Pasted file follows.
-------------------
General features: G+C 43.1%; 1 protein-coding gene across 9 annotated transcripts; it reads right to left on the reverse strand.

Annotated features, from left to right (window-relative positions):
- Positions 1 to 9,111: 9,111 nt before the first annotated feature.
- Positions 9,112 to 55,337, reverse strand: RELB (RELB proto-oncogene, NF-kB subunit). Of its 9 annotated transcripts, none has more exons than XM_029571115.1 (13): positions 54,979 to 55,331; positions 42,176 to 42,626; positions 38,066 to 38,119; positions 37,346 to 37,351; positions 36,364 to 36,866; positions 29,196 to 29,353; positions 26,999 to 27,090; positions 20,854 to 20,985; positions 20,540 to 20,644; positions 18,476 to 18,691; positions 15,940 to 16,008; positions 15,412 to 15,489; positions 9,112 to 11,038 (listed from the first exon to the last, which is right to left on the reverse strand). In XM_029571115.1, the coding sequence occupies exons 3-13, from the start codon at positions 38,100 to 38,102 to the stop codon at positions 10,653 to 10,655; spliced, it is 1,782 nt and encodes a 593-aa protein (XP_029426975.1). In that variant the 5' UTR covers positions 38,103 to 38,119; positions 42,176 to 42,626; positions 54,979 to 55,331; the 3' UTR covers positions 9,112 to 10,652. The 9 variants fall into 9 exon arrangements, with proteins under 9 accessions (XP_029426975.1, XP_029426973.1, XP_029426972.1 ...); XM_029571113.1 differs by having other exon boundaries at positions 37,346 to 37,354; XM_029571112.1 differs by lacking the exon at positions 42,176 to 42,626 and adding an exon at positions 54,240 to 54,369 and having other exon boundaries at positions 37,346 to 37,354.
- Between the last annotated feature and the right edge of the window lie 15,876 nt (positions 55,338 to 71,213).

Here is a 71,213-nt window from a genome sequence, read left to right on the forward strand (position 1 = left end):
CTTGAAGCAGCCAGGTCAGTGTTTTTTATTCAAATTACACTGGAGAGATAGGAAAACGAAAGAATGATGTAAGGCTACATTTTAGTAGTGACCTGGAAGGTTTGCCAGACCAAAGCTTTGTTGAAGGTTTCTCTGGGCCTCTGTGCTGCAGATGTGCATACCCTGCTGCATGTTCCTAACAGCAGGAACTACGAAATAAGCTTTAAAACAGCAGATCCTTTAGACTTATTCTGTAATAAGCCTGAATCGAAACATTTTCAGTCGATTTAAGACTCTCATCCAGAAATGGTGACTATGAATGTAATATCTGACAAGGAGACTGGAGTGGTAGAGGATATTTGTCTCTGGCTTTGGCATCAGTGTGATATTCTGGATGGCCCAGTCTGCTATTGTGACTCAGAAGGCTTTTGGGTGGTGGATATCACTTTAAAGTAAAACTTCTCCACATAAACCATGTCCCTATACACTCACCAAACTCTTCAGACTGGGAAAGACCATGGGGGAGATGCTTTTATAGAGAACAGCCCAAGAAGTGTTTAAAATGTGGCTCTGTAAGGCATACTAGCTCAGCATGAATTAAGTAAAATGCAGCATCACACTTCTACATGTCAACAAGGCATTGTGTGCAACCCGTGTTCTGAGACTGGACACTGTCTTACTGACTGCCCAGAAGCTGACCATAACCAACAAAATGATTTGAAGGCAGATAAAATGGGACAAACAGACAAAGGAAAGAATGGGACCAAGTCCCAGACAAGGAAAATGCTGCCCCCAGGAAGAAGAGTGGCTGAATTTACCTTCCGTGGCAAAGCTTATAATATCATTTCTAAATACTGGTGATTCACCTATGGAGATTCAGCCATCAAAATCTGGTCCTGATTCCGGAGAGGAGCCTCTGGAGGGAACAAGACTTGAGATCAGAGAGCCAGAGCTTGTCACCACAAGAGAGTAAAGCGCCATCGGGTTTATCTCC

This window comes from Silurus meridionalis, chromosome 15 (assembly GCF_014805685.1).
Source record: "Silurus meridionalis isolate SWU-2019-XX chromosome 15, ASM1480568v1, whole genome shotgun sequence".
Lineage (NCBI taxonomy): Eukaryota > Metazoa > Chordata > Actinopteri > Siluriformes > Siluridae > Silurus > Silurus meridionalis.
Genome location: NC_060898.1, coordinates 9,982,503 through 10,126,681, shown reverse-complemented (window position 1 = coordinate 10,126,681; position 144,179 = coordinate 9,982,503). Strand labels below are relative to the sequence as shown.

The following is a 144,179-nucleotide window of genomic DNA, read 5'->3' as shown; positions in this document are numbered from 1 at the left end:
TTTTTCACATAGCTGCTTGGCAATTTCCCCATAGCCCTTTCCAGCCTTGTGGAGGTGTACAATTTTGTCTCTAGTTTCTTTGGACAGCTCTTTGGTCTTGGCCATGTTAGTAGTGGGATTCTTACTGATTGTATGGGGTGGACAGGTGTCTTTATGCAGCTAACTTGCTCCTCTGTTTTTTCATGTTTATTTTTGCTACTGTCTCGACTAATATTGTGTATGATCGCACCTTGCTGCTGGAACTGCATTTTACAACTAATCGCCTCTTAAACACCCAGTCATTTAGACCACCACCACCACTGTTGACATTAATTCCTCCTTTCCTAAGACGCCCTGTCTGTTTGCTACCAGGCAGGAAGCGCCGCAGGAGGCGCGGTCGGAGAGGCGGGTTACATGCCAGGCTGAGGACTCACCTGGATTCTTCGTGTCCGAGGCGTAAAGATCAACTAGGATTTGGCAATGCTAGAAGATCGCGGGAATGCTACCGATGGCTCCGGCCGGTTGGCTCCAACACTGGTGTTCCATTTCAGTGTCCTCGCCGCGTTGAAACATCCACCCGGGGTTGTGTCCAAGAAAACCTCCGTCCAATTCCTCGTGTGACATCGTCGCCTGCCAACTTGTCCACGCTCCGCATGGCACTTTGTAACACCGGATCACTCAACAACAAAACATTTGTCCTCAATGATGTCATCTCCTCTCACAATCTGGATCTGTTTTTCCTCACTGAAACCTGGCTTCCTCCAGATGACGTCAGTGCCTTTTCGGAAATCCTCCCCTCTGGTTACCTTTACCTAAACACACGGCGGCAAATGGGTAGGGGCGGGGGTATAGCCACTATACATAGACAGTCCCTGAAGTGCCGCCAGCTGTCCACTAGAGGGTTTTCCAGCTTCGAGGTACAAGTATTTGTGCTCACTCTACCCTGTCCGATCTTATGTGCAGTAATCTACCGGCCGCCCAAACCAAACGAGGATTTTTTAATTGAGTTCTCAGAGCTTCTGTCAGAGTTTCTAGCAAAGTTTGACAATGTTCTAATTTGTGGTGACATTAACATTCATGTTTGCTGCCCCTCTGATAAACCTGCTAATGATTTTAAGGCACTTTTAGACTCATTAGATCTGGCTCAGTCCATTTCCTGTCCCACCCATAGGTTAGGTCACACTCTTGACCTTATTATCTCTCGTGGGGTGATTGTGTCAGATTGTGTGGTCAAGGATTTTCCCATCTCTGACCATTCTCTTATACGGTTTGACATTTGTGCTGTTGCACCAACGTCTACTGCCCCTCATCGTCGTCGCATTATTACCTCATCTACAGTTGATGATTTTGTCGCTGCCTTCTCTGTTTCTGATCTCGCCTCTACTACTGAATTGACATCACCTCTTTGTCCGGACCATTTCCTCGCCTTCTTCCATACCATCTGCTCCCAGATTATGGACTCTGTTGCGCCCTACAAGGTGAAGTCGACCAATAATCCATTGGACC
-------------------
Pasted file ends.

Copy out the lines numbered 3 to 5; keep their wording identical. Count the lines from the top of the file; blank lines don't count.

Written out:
- Positions 1 to 9,111: 9,111 nt before the first annotated feature.
- Positions 9,112 to 55,337, reverse strand: RELB (RELB proto-oncogene, NF-kB subunit). Of its 9 annotated transcripts, none has more exons than XM_029571115.1 (13): positions 54,979 to 55,331; positions 42,176 to 42,626; positions 38,066 to 38,119; positions 37,346 to 37,351; positions 36,364 to 36,866; positions 29,196 to 29,353; positions 26,999 to 27,090; positions 20,854 to 20,985; positions 20,540 to 20,644; positions 18,476 to 18,691; positions 15,940 to 16,008; positions 15,412 to 15,489; positions 9,112 to 11,038 (listed from the first exon to the last, which is right to left on the reverse strand). In XM_029571115.1, the coding sequence occupies exons 3-13, from the start codon at positions 38,100 to 38,102 to the stop codon at positions 10,653 to 10,655; spliced, it is 1,782 nt and encodes a 593-aa protein (XP_029426975.1). In that variant the 5' UTR covers positions 38,103 to 38,119; positions 42,176 to 42,626; positions 54,979 to 55,331; the 3' UTR covers positions 9,112 to 10,652. The 9 variants fall into 9 exon arrangements, with proteins under 9 accessions (XP_029426975.1, XP_029426973.1, XP_029426972.1 ...); XM_029571113.1 differs by having other exon boundaries at positions 37,346 to 37,354; XM_029571112.1 differs by lacking the exon at positions 42,176 to 42,626 and adding an exon at positions 54,240 to 54,369 and having other exon boundaries at positions 37,346 to 37,354.
- Between the last annotated feature and the right edge of the window lie 15,876 nt (positions 55,338 to 71,213).